For a moment we thought that the corona pandemic was the solution to climate problems. Fewer car and aircraft movements and the air just became cleaner. But unfortunately, corona did change our daily lives and therefore also our mobility behaviour, but did not lead to major changes.
Although the virus put the brakes on trips to the office and on vacations by plane, it did not stimulate us to think differently about mobility. In addition, due to the risk of contamination, many people opted for individual transport instead of public transport. For example, there is still a lot of demand for second-hand cars.
The change was sometimes quite difficult in the beginning. But it also brought benefits. the daily traffic jams in the morning and evening rush hours disappeared like snow in the sun. The air contained fewer pollutants and we discovered nature again just like that. Destinations such as the Wadden Islands, the Veluwe, Limburg and Zeeland suddenly became the dream destination for our summer holidays instead of ‘nice for a weekend away’.
We now know that it is possible, such as video conferencing instead of extended business trips, home office instead of the daily drive to work and vacations at home or in your own country instead of a long flight. Unfortunately, many of those changes turn out to be temporary.
And how is it now?
What is the situation now, more than a year after the start of the pandemic? Has mobility behavior changed permanently as a result of the lock-down? Are people finally switching to more sustainable modes of transport such as walking, cycling and public transport, or are they more likely to return to their cherished old habits? Is the desired or feared revolution in transport already a reality?
In fact, nothing has changed at all. The Fraunhofer Institute for Systems and Innovation Research (ISI) in Karlsruhe discovered this with a new study. In Germany at least, but that will not be much different for the Netherlands and many other countries.
In connection with that study, the Fraunhofer Institute asked the Germans twice, in August 2020 and April 2021, how the distance of their business and private trips and the choice of their mode of transport would change under the rules of the corona restrictions. Fraunhofer ISI mainly focused on residents of large cities in the survey. This is because the switch to new means of transport is particularly easy there due to the many available alternatives. The effect on climate protection is also greatest there.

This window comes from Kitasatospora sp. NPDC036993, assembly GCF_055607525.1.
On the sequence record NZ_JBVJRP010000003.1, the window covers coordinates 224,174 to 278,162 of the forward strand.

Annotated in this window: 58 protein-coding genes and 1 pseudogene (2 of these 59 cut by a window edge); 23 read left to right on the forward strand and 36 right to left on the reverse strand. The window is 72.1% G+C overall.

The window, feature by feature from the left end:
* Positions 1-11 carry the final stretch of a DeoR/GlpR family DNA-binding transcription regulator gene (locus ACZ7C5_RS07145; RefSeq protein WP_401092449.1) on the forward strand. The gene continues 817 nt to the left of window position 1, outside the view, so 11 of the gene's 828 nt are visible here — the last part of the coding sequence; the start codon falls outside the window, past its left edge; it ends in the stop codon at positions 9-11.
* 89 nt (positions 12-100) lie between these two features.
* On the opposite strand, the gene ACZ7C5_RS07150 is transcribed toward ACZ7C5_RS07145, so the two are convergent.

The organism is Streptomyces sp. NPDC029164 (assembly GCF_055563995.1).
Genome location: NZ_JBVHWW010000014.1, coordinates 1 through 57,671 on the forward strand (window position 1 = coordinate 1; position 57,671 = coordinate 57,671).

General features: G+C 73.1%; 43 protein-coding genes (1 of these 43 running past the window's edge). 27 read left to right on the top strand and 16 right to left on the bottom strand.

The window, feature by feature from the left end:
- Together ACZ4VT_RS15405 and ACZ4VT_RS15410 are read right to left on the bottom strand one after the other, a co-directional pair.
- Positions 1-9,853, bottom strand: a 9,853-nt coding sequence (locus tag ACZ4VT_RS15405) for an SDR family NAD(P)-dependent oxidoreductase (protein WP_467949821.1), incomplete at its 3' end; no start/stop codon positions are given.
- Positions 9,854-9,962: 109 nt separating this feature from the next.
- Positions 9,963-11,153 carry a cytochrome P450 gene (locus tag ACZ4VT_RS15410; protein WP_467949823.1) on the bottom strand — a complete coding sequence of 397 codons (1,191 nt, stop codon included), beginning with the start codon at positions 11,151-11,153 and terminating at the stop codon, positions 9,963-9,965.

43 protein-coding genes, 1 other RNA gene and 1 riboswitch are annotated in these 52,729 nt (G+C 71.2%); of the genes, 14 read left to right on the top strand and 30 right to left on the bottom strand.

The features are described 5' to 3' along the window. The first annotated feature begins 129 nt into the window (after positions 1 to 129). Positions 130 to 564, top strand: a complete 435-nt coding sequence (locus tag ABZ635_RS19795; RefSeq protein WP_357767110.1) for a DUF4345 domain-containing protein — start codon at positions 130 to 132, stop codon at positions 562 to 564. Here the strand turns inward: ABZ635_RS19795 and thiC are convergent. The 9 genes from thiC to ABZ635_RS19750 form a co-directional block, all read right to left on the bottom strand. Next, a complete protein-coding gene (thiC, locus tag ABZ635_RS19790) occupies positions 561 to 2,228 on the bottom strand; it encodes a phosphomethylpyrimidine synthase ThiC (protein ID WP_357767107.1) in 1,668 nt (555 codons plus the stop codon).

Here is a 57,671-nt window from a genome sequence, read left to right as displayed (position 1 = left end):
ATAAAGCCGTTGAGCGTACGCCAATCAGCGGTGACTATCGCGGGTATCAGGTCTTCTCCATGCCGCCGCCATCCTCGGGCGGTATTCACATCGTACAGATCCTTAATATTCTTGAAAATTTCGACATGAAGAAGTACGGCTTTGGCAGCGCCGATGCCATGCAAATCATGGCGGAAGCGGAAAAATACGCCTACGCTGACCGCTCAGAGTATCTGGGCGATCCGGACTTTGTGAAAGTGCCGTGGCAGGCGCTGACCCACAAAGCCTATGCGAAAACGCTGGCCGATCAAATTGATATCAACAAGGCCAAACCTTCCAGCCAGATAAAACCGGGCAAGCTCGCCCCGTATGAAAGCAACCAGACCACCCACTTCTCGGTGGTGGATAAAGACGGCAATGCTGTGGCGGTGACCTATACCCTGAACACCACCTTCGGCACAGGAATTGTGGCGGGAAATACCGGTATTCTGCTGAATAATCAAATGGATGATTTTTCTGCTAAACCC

No trace of mobility revolution
Conclusion: There is hardly any sign of a major mobility revolution. In August 2020, the percentage of people who do not expect changes in their work-related mobility, i.e. commuting and business travel, was about 70 percent. This share has remained constant for 2021. And an opposite tendency is even observed for private travel. In 2020, many respondents wanted to be even less mobile, especially on vacation. Eight months later, that situation has completely turned around. It now appears that most respondents feel the need to catch up. They now even expect a strong increase in mobility.
dr. Johannes Schuler, who deals with mobility issues at Fraunhofer ISI in the Sustainability and Infrastructure Systems Competency Center, explains: “While there was still hope in many places shortly after the outbreak of the crisis that corona could fundamentally change mobility in Germany, our results indicate that these expectations may have been too optimistic. The respondents’ estimate of their planned future behavior after the pandemic is nevertheless optimistic. If already during the pandemic so many people indicate that they want to return to old patterns, that is not a good sign for the turnaround in mobility. More rigorous measures will be needed to change mobility in major cities.”
According to Schuler, people missed the opportunity for outings and long-distance travel during the pandemic. Partly for this reason, 38 percent of those surveyed say a year after the start of the pandemic that mobility simply makes them happy.